Regulatory response to solar concerns

  • Late with survey: the Regulatory Authority missed a statutory deadline for its telecoms market review

    Late with survey: the Regulatory Authority missed a statutory deadline for its telecoms market review


Dear Sir,

Thank you for the opportunity to respond to the Letter to the Editor, “Solar power should be promoted, not discouraged”, published on September 25, 2018.

We wish to provide some facts from the Regulatory Authority of Bermuda, to encourage a better understanding for the public and the solar industry. The Authority recognises that with the regulation of the electricity sector not everyone will completely support all changes. These changes take time and must be implemented carefully in the interest of long-term success.

Please note the facts of the timelines of regulation. Only since October 2016 has the Authority been tasked with regulation of the electricity structure, including developing and consulting on the licensing structure for the electricity sector. Therefore, it is incorrect to say that the Regulatory Authority issued an order to Belco in August 2016. You will see this on the timeline that follows.

Another correction is that rated solar producers are paid the Feed in Tariff, which is largely composed of the total cost of fuel, inclusive of the fuel adjustment rate. That is, Belco pays a solar energy producer the same rate as it would cost Belco to produce the energy itself, which largely consists of the fuel consumed.

It has been publicised that the Fit rate will be revised in coming months, once the methodology is approved and a Fit review is conducted by the Authority. Fit is proposed to be reassessed every three years.

It is important to note that the Authority works to achieve a fair environment for all to ensure that all distributed generators — renewable energy producers — are treated the same, as required by law. This was recently demonstrated when it issued an order to Belco to pay all solar energy producers.

All contracts are also required to comply with applicable laws and regulations, in this case namely the Electricity Act 2016. Contracts between Belco and renewable energy producers, agreed before that legislation, are now superseded by the Standard Contract.

Finally, while it may be true that the payback period on a residential solar power system may have increased, it is important for the public to be aware that the life of these systems is 25 to 30 years. Therefore, it remains a viable cost saving for households producing solar power.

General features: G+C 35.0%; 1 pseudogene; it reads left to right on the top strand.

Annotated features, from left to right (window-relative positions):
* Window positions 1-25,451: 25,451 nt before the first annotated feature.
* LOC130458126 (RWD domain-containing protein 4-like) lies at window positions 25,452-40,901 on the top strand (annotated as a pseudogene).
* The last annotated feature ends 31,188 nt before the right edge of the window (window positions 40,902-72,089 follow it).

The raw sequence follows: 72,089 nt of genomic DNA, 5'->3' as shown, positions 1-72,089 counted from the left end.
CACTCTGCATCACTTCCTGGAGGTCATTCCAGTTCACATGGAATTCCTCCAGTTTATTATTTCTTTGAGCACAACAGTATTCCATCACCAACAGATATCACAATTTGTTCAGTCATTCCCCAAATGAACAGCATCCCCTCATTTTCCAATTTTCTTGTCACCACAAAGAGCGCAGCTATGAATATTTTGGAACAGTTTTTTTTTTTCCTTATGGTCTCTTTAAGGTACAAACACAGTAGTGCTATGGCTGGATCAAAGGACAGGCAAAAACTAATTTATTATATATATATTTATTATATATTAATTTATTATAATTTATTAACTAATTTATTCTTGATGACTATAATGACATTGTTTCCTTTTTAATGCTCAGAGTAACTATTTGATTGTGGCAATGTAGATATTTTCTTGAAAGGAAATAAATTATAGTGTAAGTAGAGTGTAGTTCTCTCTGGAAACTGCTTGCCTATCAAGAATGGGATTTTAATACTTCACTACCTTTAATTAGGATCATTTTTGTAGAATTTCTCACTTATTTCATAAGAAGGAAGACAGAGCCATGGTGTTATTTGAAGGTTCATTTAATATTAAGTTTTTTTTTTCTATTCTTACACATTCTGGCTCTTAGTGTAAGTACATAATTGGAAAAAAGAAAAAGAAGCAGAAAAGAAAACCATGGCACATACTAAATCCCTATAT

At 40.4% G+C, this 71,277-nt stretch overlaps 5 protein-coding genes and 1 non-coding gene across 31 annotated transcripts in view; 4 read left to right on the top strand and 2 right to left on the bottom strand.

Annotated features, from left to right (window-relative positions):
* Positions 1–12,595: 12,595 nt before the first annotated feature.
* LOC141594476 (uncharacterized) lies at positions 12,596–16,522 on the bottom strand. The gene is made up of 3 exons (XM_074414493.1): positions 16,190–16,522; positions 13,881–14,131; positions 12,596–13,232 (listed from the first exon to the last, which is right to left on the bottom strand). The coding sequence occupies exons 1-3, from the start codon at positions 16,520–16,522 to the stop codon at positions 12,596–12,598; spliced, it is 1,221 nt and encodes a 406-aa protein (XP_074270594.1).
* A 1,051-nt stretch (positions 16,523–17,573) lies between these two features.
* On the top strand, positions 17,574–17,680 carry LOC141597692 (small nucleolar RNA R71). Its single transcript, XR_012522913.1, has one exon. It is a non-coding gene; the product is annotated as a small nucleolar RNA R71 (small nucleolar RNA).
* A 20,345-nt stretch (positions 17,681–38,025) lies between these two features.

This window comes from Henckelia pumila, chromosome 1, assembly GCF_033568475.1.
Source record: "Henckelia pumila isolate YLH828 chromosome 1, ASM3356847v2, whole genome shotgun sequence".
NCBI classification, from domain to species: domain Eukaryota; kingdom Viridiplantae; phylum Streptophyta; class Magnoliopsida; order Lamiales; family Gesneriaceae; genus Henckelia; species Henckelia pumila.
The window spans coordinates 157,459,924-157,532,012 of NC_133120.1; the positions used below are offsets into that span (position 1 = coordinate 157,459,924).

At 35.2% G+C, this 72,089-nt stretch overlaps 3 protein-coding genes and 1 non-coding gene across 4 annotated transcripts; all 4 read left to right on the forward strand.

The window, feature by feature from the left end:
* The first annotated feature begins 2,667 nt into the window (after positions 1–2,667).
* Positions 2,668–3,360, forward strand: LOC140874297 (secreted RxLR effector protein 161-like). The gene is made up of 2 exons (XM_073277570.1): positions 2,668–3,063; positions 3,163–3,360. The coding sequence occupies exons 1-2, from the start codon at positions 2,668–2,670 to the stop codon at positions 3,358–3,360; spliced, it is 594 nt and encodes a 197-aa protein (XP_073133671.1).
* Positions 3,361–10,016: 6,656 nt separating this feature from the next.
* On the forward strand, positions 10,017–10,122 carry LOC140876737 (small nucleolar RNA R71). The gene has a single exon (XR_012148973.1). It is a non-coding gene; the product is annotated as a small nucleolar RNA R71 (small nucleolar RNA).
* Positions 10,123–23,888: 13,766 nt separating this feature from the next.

The Authority continues to work within the existing legislative framework, guided by ministerial policy.

Regulation timeline

August 15, 2010: Belco introduces net metering scheme.

August 15, 2016: Belco implements a change of net metering Programme

Belco announces that it will no longer offer net metering for new residential and commercial (ie non-utility scale) solar PV installations. The only exception will be for customers who were in the process of installing solar PV and can verify that their planning department permit was issued on or before August 15, 2016. Residential and commercial customers already on the net metering programme will continue to receive the net meter rate at the capacity that was approved at the time of installation, on or before August 15, 2016. All new customers interconnecting with Belco will be compensated at avoided cost, which is largely the cost of fuel.

August 26, 2016: The economic development minister (Grant Gibbons) requests Energy Commission to conduct inquiry into net metering

September 15, 2016: Public Consultation on Belco Metering Request

October 11, 2016: Minister receives Energy Commission’s Net Metering Inquiry Report

October 26, 2016: Minister endorses recommendations in Energy Commission’s Net Metering Inquiry Report

October 28, 2016: Electricity Act 2016 commences/RAB begins regulation of the electricity sector (subject to limited transitional powers)

February 13, 2017: Belco issues letter to solar companies removing support for future net metering programme entrants

March 2, 2017: RAB enacts Emergency General Determination on Net Metering based on recommendations of the Energy Commission’s Net Metering Inquiry Report

March 16, 2017-May 12, 2017: EGD on Net Metering first-round consultation period

July 14, 2017: RAB issues Preliminary Report, Preliminary Decision and Order on the renewable energy metering programme

August 2, 2017: Bulk Generation and Transmission, Distribution and Retail Licences are enacted via EGD

VICKI ABRAHAM

Consultant Head of Communication and Stakeholder Engagement

Regulatory Authority of Bermuda

You must be registered or signed-in to post comment or to vote.

Published Sep 29, 2018 at 8:00 am (Updated Sep 29, 2018 at 9:25 am)

Regulatory response to solar concerns

What you
Need to
Know
1. For a smooth experience with our commenting system we recommend that you use Internet Explorer 10 or higher, Firefox or Chrome Browsers. Additionally please clear both your browser's cache and cookies - How do I clear my cache and cookies?
2. Please respect the use of this community forum and its users.
3. Any poster that insults, threatens or verbally abuses another member, uses defamatory language, or deliberately disrupts discussions will be banned.
4. Users who violate the Terms of Service or any commenting rules will be banned.
5. Please stay on topic. "Trolling" to incite emotional responses and disrupt conversations will be deleted.
6. To understand further what is and isn't allowed and the actions we may take, please read our Terms of Service
7. To report breaches of the Terms of Service use the flag icon

  • Take Our Poll

    • "What do you see as best for the future of Bermuda's energy?"
    • Belco Plan
    • 13%
    • Bermuda Better Energy Plan
    • 68%
    • Other
    • 19%
    • Total Votes: 2308
    • Poll Archive

    Today's Obituaries

    eMoo Posts